Wednesday, 20 November 2013
The following morning, the weather was not great. Indeed, on looking at it, I decided that trying to get across to Gulvain and camping out was not wise. I was going to get a buffeting today, and coming back into hard shelter seemed a good idea. So I left my heavy sleeping and cooking gear, and my dry clothes, at Corryhully bothy and set out with a light pack, intending to do no more than the Corryhully Horseshoe. If the following day was fair I could always hitch a lift and do an out-and-back assault on Gulvain from the South. However, even this was not to be! I made a valiant attempt on Sgurr a' Choire Riabhaich, joining up with a young German girl on the way up; but as we ascended the wind got stronger and stronger and the rain got heavier and heavier; and at about 700 metres we looked at one another and decided it was getting just too dangerous!. So we turned around and returned to Corryhully. So that was now FOUR times in a row that I had failed to make it up Sgurr nan Coireachan ... which was really beginning to bug me! Still, I had one more day up here, and maybe the weather would be kinder on Sunday ...
Thursday, 14 November 2013
As I say, that was the plan ...
I walked the short distance to the station and checked the timetables, but there was no train due any time soon; so I returned to the road and put my thumb out, and had a lift to the Lochailort Inn in no time.
I arrived at Lochailort in time for lunch, and asked about rooms. They had none; but they were happy to let me use their drying room all the same, and that was just fine. So I hung all my wet gear up to dry and spent the afternoon with them in the bar. I thanked them for their hospitality by ordering the occasional drink or two. And I figured (correctly) that my gear would dry in time to catch the evening train as far as Glenfinnan, and then wander up to Corryhully bothy ... which would certainly be a cheaper way of spending the evening.
I also took the opportunity to ask about the weather forecast for the next two days; and alas it was not good! Still, they were the only two days I had available to me, so I was determined to make the most of them.
Wednesday, 13 November 2013
With that thought, I continued Southwards to try to pick up the path again. I overshot without seeing it, and then used the GPS to try to put me back on course. And again, I was seeing features which didn't seem to be the features that were drawn on the map. Some time, perhaps, I shall go back up in fair weather (if I can get any) and really try to resolve the question of where the map is accurate, and where it is not. On this occasion, though, the weather wasn't all that hot, and I had other unfinished business to attend to. So once I located the path I followed it. It came and went; but whenever I lost it, I used the GPS to help me get back on track. It is very well defined as it passes south of Lochan a' Bhealaich. Then where it crosses the Borrowdale Burn and turns right, I turned left.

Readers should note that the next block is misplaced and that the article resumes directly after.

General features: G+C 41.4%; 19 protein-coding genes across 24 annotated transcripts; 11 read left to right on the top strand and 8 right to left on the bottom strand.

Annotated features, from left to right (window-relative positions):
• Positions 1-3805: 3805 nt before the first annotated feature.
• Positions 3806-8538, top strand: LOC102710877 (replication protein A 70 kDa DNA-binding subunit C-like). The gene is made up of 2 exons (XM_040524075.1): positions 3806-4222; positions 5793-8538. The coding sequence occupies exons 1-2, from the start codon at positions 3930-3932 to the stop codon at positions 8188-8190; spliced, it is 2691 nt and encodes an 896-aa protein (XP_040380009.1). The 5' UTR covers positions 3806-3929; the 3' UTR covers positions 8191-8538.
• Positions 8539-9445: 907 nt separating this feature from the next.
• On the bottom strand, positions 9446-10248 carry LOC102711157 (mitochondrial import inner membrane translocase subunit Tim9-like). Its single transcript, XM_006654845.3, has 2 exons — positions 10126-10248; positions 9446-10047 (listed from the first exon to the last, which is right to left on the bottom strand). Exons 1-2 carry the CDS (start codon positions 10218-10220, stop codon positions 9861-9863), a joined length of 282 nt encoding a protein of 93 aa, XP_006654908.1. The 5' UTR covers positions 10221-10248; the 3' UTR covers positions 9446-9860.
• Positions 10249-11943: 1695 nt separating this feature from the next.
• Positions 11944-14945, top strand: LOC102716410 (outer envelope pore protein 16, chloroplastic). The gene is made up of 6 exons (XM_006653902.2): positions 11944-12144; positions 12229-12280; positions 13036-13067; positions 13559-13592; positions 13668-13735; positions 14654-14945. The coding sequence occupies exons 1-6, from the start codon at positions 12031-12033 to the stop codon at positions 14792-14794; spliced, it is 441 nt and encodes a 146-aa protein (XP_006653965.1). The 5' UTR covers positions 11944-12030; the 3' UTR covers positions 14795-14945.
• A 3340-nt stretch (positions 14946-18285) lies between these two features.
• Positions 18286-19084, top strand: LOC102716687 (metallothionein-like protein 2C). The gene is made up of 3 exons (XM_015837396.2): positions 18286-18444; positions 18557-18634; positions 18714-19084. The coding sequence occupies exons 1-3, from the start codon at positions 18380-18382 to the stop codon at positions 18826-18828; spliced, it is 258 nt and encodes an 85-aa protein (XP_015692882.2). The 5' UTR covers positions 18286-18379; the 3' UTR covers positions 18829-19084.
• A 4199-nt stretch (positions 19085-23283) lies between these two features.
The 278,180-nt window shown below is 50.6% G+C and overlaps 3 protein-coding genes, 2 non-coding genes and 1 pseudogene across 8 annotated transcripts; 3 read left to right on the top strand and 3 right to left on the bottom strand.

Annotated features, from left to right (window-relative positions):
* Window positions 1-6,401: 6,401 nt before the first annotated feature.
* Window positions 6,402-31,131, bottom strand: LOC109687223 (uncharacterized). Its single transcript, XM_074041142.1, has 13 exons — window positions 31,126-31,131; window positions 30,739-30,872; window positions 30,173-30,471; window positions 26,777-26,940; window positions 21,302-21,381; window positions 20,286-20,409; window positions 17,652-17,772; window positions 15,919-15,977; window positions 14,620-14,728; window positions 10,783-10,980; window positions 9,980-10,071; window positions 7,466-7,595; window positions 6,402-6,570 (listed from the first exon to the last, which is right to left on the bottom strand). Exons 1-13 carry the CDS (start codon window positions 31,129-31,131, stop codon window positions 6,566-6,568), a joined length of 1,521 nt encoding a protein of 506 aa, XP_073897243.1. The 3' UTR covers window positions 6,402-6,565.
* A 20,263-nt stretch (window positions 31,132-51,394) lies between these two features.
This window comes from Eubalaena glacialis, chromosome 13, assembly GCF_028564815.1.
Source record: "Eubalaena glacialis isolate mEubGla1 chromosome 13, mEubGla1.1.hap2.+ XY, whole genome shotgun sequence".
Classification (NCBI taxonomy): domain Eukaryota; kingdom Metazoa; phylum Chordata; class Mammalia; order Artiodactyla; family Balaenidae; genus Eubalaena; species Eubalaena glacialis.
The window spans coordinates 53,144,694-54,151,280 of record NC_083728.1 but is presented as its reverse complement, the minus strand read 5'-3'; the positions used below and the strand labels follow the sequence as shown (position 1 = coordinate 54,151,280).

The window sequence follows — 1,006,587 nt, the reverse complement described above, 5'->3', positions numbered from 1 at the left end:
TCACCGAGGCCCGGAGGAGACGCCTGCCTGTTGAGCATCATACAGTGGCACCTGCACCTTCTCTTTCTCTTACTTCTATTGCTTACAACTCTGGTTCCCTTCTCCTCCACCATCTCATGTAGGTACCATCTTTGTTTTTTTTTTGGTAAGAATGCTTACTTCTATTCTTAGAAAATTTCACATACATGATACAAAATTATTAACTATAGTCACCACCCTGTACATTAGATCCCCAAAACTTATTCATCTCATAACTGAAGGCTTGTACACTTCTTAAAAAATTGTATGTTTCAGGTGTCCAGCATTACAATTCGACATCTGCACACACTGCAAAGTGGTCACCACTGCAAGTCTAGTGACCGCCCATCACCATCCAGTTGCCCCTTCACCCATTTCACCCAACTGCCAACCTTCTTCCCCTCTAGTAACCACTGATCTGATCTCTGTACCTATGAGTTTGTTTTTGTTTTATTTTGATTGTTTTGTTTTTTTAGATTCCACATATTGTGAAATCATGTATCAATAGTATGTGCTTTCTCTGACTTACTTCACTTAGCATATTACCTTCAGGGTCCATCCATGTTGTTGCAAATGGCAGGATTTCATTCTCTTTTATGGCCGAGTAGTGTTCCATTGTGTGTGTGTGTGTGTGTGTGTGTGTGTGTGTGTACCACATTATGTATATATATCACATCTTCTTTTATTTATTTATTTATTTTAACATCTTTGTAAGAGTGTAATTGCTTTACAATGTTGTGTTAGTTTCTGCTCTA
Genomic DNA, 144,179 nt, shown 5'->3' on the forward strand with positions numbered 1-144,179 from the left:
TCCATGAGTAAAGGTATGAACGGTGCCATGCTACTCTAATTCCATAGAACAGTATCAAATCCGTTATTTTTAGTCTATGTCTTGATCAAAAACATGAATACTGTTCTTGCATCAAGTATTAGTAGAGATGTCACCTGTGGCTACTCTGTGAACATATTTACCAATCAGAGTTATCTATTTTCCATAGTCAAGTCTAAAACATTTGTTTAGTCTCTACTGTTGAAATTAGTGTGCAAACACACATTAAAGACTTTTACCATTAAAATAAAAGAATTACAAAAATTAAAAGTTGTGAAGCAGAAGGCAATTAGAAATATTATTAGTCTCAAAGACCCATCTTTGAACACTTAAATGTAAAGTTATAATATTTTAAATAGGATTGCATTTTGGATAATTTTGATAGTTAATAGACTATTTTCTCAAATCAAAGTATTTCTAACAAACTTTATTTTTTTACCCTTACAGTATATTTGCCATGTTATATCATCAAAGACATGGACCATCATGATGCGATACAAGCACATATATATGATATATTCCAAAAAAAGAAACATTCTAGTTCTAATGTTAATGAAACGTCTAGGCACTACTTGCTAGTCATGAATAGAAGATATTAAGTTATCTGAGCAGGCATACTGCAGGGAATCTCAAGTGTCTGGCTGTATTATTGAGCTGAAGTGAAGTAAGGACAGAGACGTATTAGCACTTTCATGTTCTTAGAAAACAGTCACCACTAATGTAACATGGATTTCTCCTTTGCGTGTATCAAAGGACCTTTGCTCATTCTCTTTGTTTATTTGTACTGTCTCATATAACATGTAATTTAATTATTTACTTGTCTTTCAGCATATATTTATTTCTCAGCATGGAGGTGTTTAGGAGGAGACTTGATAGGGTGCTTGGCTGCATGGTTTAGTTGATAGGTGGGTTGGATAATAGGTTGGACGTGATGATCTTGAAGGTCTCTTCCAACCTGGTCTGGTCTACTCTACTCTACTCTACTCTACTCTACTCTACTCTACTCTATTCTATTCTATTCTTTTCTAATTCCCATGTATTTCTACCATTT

The upper reaches of the Borrowdale Burn (pictured) soon led my up to Loch a' Choire Riabhaich. This was where I had intended to camp on the first night of my Challenge; and it was indeed big enough that there really was no mistaking it. But today i wanted to get further - ideally, I wanted to get to the Allt a Bhlair Dheirg and camp beside its upper reaches, before dropping down to Rifern and Meoble.
This was all done pretty much on a whim, and I couldn't get a sensible price on the Sleeper at short notice - so I travelled by the cheapest trains I could book, arriving at Arisaig at about 11 at night. I didn't think to check whether the station buildings are left unlocked and so available for sleeping in, but apparently they are! Instead, I bedded down for the night in a bus shelter. I chose unwisely, however: the one I chose had two ends which were open to the elements. In the morning I discovered that there was another bus shelter with only one open end, which would have been much more snug and cozy!
In the morning, I retraced my steps of the first day of the Challenge. The weather was pretty similar, but I was a couple of hours ahead of where I'd been in May because I didn't have to walk the coast road from Morar first (OK ... so maybe it WAS an Arisaig start in disguise ...)
The first challenge was the woods above Scamadale. Where is the bottom end of the path that avoids having to climb the deer fence? In May, when I met the edge of the woodland I had gone left ... so this time I went right and bingo! There it was. That was one mystery solved!
I then followed the path upwards. The cloud base was rather higher than last time, and so I was able to spot a few cairns such as this one (pictured) which I had missed in May. I managed to stick to the path for rather longer; but again after a while I lost it. So I decided, rather than using the GPS to help me find my way back onto the path, I would go and take a closer look at Lochan Fada, using the GPS unit to confirm locations and compare what I saw on the ground with what was shown on the map.
Sunday, 10 November 2013
I made my way back across the rocks and texted Challenge Control to tell them that I had finished at Whiting Ness as planned; and then I made my way to the Bed & Breakfast I had booked, which was not very far distant. I had no plans to try to get to Montrose today: that could wait until the morning.